New editions mean a Book Sale!

Perfect in text and appearance: small printed error in the product details

Note: UK only

Even a short term disaster can be a short term gain: due to a production error (simply a wrong number relating to distribution) we have several perfect-text copies of the new issue Baby, Baby for sale at the reduced price of £5.00!

To request Sale copies of Baby, Baby, please e-mail us at, giving your name and full postal address. Your book will be sent out with an invoice: please make a prompt payment by bank transfer.

Happy Reading!


New Issues now available!

 New issues of the novels Baby, Baby and The Labyrinth Year

Both novels have new covers and new interior design by Rachel Lawston of Lawston Designs.

We’re pleased to be offering these new issues (unaltered text) in updated visual format, in the larger and now more usual paperback size, and available POD handled by Ingrams the distributors.

Both paperback and Kindle version are now available from Amazon (Kindle version has the new covers but unaltered interior design).

Price (UK paperback) is £9.99 (reflecting price rises and the new size).

Review: take the designer’s word for it – she loves the stories!

Hawkesbury LitFest & Kindle Covers: update

Screen Shot 2017-03-09 at 20.03.39

Panel Discussion, 'Write what you Know...?' 2016
Panel Discussion, ‘Write what you Know…?’ 2016

Find out more about Hawkesbury LitFest here






AND … our new covers are due to be uploaded to Amazon in the next few days …TLY style 3BB cover Feb 17AND … we’re planning a re-issue of the paperbacks of Baby, Baby and The Labyrinth Year using the new covers too …because we love them, and think they say exactly what’s inside the tin – or rather, between the pages … no date for that yet, but hopefully, in time for Hawkesbury …Where Mari Howard will be reading an extract or two from the books, as well as joining the panel to discuss A Sense of Place in contemporary fiction …

AND FINALLY … Mullins Family Saga book three is in progress, (after many hold-backs) and promises to pick up the unfolding story of Jenny’s artist step sister Daze (with some surprising turns), sees Jenny back in academic science after a career break, and as before finds the parents’ instabilities impacting on their grown children, while we meet Alice and Zoe as sassy, but sensible, teens.

Covers for Kindles … and possibly beyond

New covers for Kindle editions – it’s been fun working with designer Rachel Lawson and some of my  writing friends from ALLi and elsewhere to find the perfect match for the stories … we’ve been through a few tries over the past couple of months and these are the ones which best communicate Baby, Baby and The Labyrinth Year, combining the themes of science, faith, and romance/family life in a simple, eye catching style.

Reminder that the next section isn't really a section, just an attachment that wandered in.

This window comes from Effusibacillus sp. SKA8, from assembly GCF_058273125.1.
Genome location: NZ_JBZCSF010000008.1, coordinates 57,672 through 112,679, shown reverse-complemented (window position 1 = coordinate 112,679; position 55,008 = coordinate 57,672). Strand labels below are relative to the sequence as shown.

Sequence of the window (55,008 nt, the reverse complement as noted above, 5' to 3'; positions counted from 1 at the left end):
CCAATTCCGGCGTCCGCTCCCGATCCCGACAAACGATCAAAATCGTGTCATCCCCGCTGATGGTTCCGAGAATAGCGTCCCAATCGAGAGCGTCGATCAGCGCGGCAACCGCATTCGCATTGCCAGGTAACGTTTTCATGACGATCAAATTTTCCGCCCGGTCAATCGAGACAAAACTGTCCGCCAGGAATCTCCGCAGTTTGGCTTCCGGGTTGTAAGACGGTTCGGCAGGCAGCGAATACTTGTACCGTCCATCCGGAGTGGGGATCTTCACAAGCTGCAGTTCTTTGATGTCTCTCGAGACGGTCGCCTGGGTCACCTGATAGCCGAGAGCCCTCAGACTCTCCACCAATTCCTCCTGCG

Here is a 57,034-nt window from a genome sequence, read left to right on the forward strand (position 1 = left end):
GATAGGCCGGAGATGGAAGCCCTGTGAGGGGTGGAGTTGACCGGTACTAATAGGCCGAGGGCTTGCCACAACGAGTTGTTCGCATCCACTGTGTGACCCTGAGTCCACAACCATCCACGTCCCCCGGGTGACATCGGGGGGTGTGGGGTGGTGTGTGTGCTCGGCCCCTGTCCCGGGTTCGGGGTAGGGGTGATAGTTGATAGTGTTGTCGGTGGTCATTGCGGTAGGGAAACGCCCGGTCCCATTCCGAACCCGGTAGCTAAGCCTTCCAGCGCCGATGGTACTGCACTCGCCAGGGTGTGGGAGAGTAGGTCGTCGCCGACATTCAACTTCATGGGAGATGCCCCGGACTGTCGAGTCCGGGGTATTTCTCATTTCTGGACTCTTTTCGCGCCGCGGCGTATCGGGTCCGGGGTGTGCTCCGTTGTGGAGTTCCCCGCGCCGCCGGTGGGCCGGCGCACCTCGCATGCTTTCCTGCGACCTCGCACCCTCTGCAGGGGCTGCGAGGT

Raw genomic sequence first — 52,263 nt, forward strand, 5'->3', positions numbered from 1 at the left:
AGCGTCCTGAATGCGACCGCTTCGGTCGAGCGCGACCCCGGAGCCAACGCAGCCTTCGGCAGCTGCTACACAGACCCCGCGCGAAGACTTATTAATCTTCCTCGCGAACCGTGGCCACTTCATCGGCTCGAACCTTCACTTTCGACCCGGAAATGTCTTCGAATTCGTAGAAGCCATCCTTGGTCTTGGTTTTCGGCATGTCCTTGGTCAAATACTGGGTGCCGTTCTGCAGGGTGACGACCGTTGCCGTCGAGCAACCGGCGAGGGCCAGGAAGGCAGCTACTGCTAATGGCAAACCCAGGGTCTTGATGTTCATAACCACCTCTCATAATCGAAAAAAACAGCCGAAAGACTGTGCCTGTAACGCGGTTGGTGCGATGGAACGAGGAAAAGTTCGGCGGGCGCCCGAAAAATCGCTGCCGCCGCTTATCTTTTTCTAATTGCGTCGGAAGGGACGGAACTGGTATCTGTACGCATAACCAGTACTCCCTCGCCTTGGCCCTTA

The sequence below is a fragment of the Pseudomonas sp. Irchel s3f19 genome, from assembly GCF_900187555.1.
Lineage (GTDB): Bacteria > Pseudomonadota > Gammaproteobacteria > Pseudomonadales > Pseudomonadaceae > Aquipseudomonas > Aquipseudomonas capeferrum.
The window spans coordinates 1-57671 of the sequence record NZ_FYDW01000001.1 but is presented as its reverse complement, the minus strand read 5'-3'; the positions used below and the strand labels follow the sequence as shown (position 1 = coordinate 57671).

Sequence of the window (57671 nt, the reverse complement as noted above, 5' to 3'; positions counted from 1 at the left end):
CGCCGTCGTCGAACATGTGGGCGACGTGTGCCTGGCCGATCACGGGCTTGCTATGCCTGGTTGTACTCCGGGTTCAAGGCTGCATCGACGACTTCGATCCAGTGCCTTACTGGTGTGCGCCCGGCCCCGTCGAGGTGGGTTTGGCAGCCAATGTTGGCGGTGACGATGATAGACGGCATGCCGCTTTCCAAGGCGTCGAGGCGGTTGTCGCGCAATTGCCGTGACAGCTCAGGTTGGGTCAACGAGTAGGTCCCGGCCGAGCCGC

The big problem was avoiding the assumption that combining the title Baby, Baby with anything suggesting love/research would mean the book’s about a couple trying for a baby or a non-fiction book for dealing with fertility problems.BB cover Feb 17

We hope we’ve finally nailed it with the microscope incorporating a heart …

The Labyrinth Year was much easier …TLY style 3

once the idea came …

and the two are a well linked pair, suggesting they go together …



They’re are not yet on the Kindles but hopefully will be uploaded soon…We are thinking about possibly re-issuing the paperback some time, with the same new, communicative, covers … (but no breath-holding please …)


Hawkesbury Upton Literature Festival

Coming in April – Hawkesbury Upton Literature Festival!

The Fox Inn, Hawkesbury Upton, where the LitFest is based ...
Festival in progress!  (photo Joanna Penn, 2016)

HULF (and World Book Night) celebrates the nearest date to Shakespeare’s birthday…so …

Save the date! It’s Saturday April 22nd 2017 … 10.00am – 5.30pm

Hodge writer Mari Howard, and Hodge associate Edmund Weiner (Deputy Chief Editor, Oxford English Dictionaries) are booked for sessions this year …

Exciting Festival programme includes – Opening by Orna Ross (author, founder of the Alliance of Independent Writers, and much more), and Debbie Young (HULF festival founder, writer, blogger)

Panel Discussion, 'Write what you Know...?' 2016
Panel Discussion, ‘Write what you Know…?’ 2016

Panel Discussions, including our most popular topic last year, Writing about Difference and…

The Future of Reading (and writing) with Joanna Penn, Orna Ross, and others

Poetry Reading: Dan Holloway, 2016
Poetry Reading: Dan Holloway, 2016

Author readingsPoetry, Fiction, and non-Fiction –

with Poetry Please! Readings by Visitors, bring a favourite poem to read…

Children’s Activities and Children’s Meet the Author sessions

Pop-Up Cafe, Village setting …